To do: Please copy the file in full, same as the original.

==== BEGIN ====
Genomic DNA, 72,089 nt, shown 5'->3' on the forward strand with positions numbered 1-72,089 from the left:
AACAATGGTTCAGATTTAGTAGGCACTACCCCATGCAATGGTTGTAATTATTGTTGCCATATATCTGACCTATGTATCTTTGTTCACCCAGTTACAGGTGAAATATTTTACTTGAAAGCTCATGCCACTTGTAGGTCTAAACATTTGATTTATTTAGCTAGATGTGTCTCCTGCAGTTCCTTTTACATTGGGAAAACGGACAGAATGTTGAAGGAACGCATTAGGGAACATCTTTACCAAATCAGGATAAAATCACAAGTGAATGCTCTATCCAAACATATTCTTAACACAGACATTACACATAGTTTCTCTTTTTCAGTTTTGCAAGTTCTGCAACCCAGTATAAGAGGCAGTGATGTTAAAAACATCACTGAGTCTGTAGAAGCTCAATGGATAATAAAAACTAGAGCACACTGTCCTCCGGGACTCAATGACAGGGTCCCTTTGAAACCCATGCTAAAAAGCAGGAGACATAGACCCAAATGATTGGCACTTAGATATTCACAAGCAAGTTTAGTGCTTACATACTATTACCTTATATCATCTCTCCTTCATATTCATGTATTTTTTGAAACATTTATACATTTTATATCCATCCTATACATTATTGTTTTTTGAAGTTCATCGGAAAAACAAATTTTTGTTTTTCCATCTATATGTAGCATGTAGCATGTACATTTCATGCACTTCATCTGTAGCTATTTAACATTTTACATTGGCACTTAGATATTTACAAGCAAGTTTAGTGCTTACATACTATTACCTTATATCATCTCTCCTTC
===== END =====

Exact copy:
Genomic DNA, 72,089 nt, shown 5'->3' on the forward strand with positions numbered 1-72,089 from the left:
AACAATGGTTCAGATTTAGTAGGCACTACCCCATGCAATGGTTGTAATTATTGTTGCCATATATCTGACCTATGTATCTTTGTTCACCCAGTTACAGGTGAAATATTTTACTTGAAAGCTCATGCCACTTGTAGGTCTAAACATTTGATTTATTTAGCTAGATGTGTCTCCTGCAGTTCCTTTTACATTGGGAAAACGGACAGAATGTTGAAGGAACGCATTAGGGAACATCTTTACCAAATCAGGATAAAATCACAAGTGAATGCTCTATCCAAACATATTCTTAACACAGACATTACACATAGTTTCTCTTTTTCAGTTTTGCAAGTTCTGCAACCCAGTATAAGAGGCAGTGATGTTAAAAACATCACTGAGTCTGTAGAAGCTCAATGGATAATAAAAACTAGAGCACACTGTCCTCCGGGACTCAATGACAGGGTCCCTTTGAAACCCATGCTAAAAAGCAGGAGACATAGACCCAAATGATTGGCACTTAGATATTCACAAGCAAGTTTAGTGCTTACATACTATTACCTTATATCATCTCTCCTTCATATTCATGTATTTTTTGAAACATTTATACATTTTATATCCATCCTATACATTATTGTTTTTTGAAGTTCATCGGAAAAACAAATTTTTGTTTTTCCATCTATATGTAGCATGTAGCATGTACATTTCATGCACTTCATCTGTAGCTATTTAACATTTTACATTGGCACTTAGATATTTACAAGCAAGTTTAGTGCTTACATACTATTACCTTATATCATCTCTCCTTC